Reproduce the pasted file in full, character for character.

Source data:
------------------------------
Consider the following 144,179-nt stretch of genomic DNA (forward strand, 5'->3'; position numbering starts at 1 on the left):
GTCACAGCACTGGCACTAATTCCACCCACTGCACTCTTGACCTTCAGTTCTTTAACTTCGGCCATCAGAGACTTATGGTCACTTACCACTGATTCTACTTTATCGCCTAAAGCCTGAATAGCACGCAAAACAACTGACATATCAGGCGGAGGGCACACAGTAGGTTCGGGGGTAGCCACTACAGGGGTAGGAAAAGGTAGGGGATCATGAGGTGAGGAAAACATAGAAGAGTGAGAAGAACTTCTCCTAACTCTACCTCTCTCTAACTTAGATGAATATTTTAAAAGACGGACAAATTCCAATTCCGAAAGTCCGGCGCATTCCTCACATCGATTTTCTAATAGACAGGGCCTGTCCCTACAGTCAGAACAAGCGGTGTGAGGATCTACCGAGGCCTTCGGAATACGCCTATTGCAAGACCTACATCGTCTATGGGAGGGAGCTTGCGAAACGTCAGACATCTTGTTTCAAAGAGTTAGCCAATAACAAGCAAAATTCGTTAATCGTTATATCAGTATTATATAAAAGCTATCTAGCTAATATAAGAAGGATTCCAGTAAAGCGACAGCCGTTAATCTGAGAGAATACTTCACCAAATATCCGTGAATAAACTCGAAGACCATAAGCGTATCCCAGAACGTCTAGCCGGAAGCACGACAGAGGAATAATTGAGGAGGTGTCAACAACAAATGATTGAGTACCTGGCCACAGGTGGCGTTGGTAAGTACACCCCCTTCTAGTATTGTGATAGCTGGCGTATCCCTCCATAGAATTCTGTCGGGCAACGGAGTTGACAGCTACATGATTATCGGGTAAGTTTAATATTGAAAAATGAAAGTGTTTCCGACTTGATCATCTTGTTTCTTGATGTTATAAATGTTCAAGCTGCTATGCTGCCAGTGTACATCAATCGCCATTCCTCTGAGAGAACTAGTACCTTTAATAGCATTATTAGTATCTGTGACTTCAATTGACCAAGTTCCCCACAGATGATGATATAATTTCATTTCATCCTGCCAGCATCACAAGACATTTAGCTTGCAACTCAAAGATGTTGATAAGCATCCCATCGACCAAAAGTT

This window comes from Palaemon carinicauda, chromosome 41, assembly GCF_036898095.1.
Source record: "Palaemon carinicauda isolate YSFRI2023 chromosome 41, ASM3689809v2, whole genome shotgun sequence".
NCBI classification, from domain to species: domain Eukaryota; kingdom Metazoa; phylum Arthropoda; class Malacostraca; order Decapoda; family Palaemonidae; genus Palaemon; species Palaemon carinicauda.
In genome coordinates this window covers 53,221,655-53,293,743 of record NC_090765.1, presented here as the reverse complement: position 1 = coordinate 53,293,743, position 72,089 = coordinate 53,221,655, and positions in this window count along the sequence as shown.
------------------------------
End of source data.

Consider the following 144,179-nt stretch of genomic DNA (forward strand, 5'->3'; position numbering starts at 1 on the left):
GTCACAGCACTGGCACTAATTCCACCCACTGCACTCTTGACCTTCAGTTCTTTAACTTCGGCCATCAGAGACTTATGGTCACTTACCACTGATTCTACTTTATCGCCTAAAGCCTGAATAGCACGCAAAACAACTGACATATCAGGCGGAGGGCACACAGTAGGTTCGGGGGTAGCCACTACAGGGGTAGGAAAAGGTAGGGGATCATGAGGTGAGGAAAACATAGAAGAGTGAGAAGAACTTCTCCTAACTCTACCTCTCTCTAACTTAGATGAATATTTTAAAAGACGGACAAATTCCAATTCCGAAAGTCCGGCGCATTCCTCACATCGATTTTCTAATAGACAGGGCCTGTCCCTACAGTCAGAACAAGCGGTGTGAGGATCTACCGAGGCCTTCGGAATACGCCTATTGCAAGACCTACATCGTCTATGGGAGGGAGCTTGCGAAACGTCAGACATCTTGTTTCAAAGAGTTAGCCAATAACAAGCAAAATTCGTTAATCGTTATATCAGTATTATATAAAAGCTATCTAGCTAATATAAGAAGGATTCCAGTAAAGCGACAGCCGTTAATCTGAGAGAATACTTCACCAAATATCCGTGAATAAACTCGAAGACCATAAGCGTATCCCAGAACGTCTAGCCGGAAGCACGACAGAGGAATAATTGAGGAGGTGTCAACAACAAATGATTGAGTACCTGGCCACAGGTGGCGTTGGTAAGTACACCCCCTTCTAGTATTGTGATAGCTGGCGTATCCCTCCATAGAATTCTGTCGGGCAACGGAGTTGACAGCTACATGATTATCGGGTAAGTTTAATATTGAAAAATGAAAGTGTTTCCGACTTGATCATCTTGTTTCTTGATGTTATAAATGTTCAAGCTGCTATGCTGCCAGTGTACATCAATCGCCATTCCTCTGAGAGAACTAGTACCTTTAATAGCATTATTAGTATCTGTGACTTCAATTGACCAAGTTCCCCACAGATGATGATATAATTTCATTTCATCCTGCCAGCATCACAAGACATTTAGCTTGCAACTCAAAGATGTTGATAAGCATCCCATCGACCAAAAGTT

This window comes from Palaemon carinicauda, chromosome 41, assembly GCF_036898095.1.
Source record: "Palaemon carinicauda isolate YSFRI2023 chromosome 41, ASM3689809v2, whole genome shotgun sequence".
NCBI classification, from domain to species: domain Eukaryota; kingdom Metazoa; phylum Arthropoda; class Malacostraca; order Decapoda; family Palaemonidae; genus Palaemon; species Palaemon carinicauda.
In genome coordinates this window covers 53,221,655-53,293,743 of record NC_090765.1, presented here as the reverse complement: position 1 = coordinate 53,293,743, position 72,089 = coordinate 53,221,655, and positions in this window count along the sequence as shown.